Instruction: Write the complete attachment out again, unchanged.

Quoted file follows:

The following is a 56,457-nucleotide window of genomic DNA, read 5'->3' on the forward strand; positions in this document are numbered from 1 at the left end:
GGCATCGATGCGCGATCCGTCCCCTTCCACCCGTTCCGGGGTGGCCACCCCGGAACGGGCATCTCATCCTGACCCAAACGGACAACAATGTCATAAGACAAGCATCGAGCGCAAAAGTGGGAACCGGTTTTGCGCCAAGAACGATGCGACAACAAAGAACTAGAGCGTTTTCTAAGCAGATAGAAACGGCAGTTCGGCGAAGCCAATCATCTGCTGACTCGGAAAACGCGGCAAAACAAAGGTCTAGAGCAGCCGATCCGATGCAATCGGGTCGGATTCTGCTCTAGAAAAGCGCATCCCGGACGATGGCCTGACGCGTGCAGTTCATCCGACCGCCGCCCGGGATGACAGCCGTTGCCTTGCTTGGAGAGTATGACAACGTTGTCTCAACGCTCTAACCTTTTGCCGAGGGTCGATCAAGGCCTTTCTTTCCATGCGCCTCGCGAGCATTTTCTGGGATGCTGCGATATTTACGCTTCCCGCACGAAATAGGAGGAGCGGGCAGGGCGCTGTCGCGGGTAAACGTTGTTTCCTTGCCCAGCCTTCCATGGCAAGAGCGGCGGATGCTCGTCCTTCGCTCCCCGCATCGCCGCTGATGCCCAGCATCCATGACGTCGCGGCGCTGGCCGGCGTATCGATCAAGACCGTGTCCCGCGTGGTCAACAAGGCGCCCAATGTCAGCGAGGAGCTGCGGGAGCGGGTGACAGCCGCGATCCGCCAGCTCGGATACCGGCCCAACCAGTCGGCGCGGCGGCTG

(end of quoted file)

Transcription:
The following is a 56,457-nucleotide window of genomic DNA, read 5'->3' on the forward strand; positions in this document are numbered from 1 at the left end:
GGCATCGATGCGCGATCCGTCCCCTTCCACCCGTTCCGGGGTGGCCACCCCGGAACGGGCATCTCATCCTGACCCAAACGGACAACAATGTCATAAGACAAGCATCGAGCGCAAAAGTGGGAACCGGTTTTGCGCCAAGAACGATGCGACAACAAAGAACTAGAGCGTTTTCTAAGCAGATAGAAACGGCAGTTCGGCGAAGCCAATCATCTGCTGACTCGGAAAACGCGGCAAAACAAAGGTCTAGAGCAGCCGATCCGATGCAATCGGGTCGGATTCTGCTCTAGAAAAGCGCATCCCGGACGATGGCCTGACGCGTGCAGTTCATCCGACCGCCGCCCGGGATGACAGCCGTTGCCTTGCTTGGAGAGTATGACAACGTTGTCTCAACGCTCTAACCTTTTGCCGAGGGTCGATCAAGGCCTTTCTTTCCATGCGCCTCGCGAGCATTTTCTGGGATGCTGCGATATTTACGCTTCCCGCACGAAATAGGAGGAGCGGGCAGGGCGCTGTCGCGGGTAAACGTTGTTTCCTTGCCCAGCCTTCCATGGCAAGAGCGGCGGATGCTCGTCCTTCGCTCCCCGCATCGCCGCTGATGCCCAGCATCCATGACGTCGCGGCGCTGGCCGGCGTATCGATCAAGACCGTGTCCCGCGTGGTCAACAAGGCGCCCAATGTCAGCGAGGAGCTGCGGGAGCGGGTGACAGCCGCGATCCGCCAGCTCGGATACCGGCCCAACCAGTCGGCGCGGCGGCTG